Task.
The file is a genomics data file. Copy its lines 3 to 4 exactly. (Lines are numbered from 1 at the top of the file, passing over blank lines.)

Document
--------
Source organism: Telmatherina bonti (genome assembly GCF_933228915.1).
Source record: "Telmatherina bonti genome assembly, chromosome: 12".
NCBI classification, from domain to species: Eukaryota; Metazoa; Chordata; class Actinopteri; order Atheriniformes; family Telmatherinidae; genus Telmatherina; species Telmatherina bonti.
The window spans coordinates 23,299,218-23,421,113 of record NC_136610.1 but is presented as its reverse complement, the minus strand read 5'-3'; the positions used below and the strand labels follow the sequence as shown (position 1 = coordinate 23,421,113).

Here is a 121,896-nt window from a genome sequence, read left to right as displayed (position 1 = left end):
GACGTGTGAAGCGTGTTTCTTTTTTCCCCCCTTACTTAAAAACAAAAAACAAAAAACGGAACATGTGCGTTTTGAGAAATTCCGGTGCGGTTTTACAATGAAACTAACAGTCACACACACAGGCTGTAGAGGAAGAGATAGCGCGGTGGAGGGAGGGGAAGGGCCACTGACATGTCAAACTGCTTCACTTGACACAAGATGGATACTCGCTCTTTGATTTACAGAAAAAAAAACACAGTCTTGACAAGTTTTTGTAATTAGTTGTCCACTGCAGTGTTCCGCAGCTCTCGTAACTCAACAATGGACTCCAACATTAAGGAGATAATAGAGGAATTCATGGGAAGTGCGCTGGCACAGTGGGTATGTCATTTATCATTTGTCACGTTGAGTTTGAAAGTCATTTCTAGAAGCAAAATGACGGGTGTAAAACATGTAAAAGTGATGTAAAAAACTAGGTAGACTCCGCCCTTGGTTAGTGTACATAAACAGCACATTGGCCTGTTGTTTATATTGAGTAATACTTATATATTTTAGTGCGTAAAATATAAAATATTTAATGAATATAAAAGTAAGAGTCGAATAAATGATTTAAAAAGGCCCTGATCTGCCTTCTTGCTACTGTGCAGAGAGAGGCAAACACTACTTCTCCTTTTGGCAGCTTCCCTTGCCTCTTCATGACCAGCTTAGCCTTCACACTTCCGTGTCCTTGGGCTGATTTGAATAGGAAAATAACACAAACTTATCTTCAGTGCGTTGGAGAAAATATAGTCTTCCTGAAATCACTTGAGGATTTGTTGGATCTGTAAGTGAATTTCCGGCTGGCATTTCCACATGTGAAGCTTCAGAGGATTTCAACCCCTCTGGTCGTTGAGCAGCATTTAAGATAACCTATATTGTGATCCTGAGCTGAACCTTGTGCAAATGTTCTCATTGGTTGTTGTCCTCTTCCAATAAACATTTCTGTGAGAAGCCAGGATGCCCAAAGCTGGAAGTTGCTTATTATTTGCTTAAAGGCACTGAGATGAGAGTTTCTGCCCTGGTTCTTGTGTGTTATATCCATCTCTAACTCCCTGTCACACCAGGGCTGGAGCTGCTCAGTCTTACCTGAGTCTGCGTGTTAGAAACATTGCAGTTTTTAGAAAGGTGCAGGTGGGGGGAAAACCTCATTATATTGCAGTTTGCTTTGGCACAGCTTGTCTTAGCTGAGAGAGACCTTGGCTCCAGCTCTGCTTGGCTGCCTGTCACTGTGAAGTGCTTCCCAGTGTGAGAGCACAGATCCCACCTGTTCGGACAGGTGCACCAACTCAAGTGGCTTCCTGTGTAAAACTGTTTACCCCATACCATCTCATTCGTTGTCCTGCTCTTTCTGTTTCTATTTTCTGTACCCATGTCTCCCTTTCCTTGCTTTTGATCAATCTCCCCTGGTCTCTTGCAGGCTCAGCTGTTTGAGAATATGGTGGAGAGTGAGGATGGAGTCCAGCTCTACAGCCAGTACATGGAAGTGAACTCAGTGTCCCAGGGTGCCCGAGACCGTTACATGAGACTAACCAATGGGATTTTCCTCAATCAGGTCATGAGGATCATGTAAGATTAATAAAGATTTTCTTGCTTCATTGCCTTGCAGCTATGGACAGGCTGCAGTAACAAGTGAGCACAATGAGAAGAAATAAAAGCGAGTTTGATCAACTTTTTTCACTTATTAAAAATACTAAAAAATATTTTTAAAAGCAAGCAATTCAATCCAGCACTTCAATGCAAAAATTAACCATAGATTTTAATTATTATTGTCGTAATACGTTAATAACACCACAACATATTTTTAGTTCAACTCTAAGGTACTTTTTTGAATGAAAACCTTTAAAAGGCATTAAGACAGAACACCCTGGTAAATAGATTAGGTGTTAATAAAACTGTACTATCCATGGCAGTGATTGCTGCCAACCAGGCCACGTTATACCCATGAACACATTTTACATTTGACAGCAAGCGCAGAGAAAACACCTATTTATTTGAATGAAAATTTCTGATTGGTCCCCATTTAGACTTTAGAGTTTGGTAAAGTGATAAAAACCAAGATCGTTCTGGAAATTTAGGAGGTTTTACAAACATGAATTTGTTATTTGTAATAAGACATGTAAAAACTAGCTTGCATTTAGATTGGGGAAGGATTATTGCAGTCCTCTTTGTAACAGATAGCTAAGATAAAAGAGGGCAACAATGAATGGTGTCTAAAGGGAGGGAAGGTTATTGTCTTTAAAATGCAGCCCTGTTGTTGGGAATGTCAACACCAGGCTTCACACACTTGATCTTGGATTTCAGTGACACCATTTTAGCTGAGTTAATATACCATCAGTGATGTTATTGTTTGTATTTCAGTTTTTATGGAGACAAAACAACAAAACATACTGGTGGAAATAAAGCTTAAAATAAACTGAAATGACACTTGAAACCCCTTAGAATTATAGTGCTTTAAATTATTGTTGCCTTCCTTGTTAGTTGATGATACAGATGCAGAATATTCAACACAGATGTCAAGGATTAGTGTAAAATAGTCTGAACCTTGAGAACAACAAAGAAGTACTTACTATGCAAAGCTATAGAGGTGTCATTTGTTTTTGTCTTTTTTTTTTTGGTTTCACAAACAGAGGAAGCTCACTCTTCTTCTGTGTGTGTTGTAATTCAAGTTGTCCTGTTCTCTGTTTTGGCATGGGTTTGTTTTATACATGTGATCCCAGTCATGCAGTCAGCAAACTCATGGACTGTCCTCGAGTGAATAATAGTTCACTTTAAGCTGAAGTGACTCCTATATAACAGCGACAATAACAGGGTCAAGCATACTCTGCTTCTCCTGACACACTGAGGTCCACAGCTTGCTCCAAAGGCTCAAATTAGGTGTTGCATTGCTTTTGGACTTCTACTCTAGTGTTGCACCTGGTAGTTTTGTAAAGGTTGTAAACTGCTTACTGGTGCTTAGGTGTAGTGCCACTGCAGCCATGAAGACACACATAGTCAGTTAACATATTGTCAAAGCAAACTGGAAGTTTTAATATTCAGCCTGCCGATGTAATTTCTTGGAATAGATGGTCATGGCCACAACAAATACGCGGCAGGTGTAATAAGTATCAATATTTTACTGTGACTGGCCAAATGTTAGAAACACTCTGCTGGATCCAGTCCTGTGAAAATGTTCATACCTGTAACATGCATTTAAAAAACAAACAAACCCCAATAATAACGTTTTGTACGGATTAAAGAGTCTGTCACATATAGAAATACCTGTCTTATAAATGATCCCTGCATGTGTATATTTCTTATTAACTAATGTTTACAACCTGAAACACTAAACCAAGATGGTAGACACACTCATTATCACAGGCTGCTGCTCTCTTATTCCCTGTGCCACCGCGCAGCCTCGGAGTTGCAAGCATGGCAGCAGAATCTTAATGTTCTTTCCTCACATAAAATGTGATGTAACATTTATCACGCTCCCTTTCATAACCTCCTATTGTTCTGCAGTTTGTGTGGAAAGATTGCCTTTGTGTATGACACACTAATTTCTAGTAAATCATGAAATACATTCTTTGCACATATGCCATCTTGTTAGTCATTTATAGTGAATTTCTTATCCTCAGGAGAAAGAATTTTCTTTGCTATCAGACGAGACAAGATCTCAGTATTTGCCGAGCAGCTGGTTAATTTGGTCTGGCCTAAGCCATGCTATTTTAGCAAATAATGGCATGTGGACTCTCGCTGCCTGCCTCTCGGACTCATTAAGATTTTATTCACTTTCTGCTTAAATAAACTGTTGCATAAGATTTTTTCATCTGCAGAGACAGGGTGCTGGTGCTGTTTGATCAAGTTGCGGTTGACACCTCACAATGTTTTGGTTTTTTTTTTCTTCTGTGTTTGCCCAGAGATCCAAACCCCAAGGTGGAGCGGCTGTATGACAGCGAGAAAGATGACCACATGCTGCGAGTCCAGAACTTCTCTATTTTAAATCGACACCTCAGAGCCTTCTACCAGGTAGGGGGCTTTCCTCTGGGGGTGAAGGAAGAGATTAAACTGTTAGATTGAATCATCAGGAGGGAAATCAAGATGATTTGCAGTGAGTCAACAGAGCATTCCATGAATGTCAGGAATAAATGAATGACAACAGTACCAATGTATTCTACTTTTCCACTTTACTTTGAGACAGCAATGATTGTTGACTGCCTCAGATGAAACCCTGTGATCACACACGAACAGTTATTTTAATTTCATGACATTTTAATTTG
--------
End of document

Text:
NCBI classification, from domain to species: Eukaryota; Metazoa; Chordata; class Actinopteri; order Atheriniformes; family Telmatherinidae; genus Telmatherina; species Telmatherina bonti.
The window spans coordinates 23,299,218-23,421,113 of record NC_136610.1 but is presented as its reverse complement, the minus strand read 5'-3'; the positions used below and the strand labels follow the sequence as shown (position 1 = coordinate 23,421,113).